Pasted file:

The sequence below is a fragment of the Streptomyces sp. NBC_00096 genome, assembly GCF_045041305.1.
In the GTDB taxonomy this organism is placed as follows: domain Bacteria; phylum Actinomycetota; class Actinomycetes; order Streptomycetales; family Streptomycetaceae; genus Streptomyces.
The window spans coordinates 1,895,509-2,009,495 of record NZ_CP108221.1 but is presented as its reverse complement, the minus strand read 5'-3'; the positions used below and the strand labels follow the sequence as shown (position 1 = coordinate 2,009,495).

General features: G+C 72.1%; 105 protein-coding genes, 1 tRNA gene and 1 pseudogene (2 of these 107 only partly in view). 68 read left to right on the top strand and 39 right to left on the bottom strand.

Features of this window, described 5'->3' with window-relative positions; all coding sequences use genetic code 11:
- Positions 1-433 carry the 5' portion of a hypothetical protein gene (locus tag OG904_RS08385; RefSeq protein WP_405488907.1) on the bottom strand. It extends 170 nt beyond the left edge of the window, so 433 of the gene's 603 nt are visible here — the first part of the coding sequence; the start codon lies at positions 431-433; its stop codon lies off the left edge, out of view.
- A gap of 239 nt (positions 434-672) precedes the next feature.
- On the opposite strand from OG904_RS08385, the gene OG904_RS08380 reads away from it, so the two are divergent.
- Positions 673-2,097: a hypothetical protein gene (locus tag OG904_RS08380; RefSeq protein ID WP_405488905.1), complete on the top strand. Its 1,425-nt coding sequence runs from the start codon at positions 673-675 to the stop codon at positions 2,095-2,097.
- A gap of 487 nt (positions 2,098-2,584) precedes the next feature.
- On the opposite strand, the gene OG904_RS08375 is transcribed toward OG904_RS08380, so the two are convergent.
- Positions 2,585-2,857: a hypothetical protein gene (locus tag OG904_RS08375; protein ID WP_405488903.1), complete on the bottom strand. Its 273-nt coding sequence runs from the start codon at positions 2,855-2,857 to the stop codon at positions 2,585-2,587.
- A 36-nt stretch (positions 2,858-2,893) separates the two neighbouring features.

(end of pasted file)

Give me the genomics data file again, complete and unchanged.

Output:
The sequence below is a fragment of the Streptomyces sp. NBC_00096 genome, assembly GCF_045041305.1.
In the GTDB taxonomy this organism is placed as follows: domain Bacteria; phylum Actinomycetota; class Actinomycetes; order Streptomycetales; family Streptomycetaceae; genus Streptomyces.
The window spans coordinates 1,895,509-2,009,495 of record NZ_CP108221.1 but is presented as its reverse complement, the minus strand read 5'-3'; the positions used below and the strand labels follow the sequence as shown (position 1 = coordinate 2,009,495).

General features: G+C 72.1%; 105 protein-coding genes, 1 tRNA gene and 1 pseudogene (2 of these 107 only partly in view). 68 read left to right on the top strand and 39 right to left on the bottom strand.

Features of this window, described 5'->3' with window-relative positions; all coding sequences use genetic code 11:
- Positions 1-433 carry the 5' portion of a hypothetical protein gene (locus tag OG904_RS08385; RefSeq protein WP_405488907.1) on the bottom strand. It extends 170 nt beyond the left edge of the window, so 433 of the gene's 603 nt are visible here — the first part of the coding sequence; the start codon lies at positions 431-433; its stop codon lies off the left edge, out of view.
- A gap of 239 nt (positions 434-672) precedes the next feature.
- On the opposite strand from OG904_RS08385, the gene OG904_RS08380 reads away from it, so the two are divergent.
- Positions 673-2,097: a hypothetical protein gene (locus tag OG904_RS08380; RefSeq protein ID WP_405488905.1), complete on the top strand. Its 1,425-nt coding sequence runs from the start codon at positions 673-675 to the stop codon at positions 2,095-2,097.
- A gap of 487 nt (positions 2,098-2,584) precedes the next feature.
- On the opposite strand, the gene OG904_RS08375 is transcribed toward OG904_RS08380, so the two are convergent.
- Positions 2,585-2,857: a hypothetical protein gene (locus tag OG904_RS08375; protein ID WP_405488903.1), complete on the bottom strand. Its 273-nt coding sequence runs from the start codon at positions 2,855-2,857 to the stop codon at positions 2,585-2,587.
- A 36-nt stretch (positions 2,858-2,893) separates the two neighbouring features.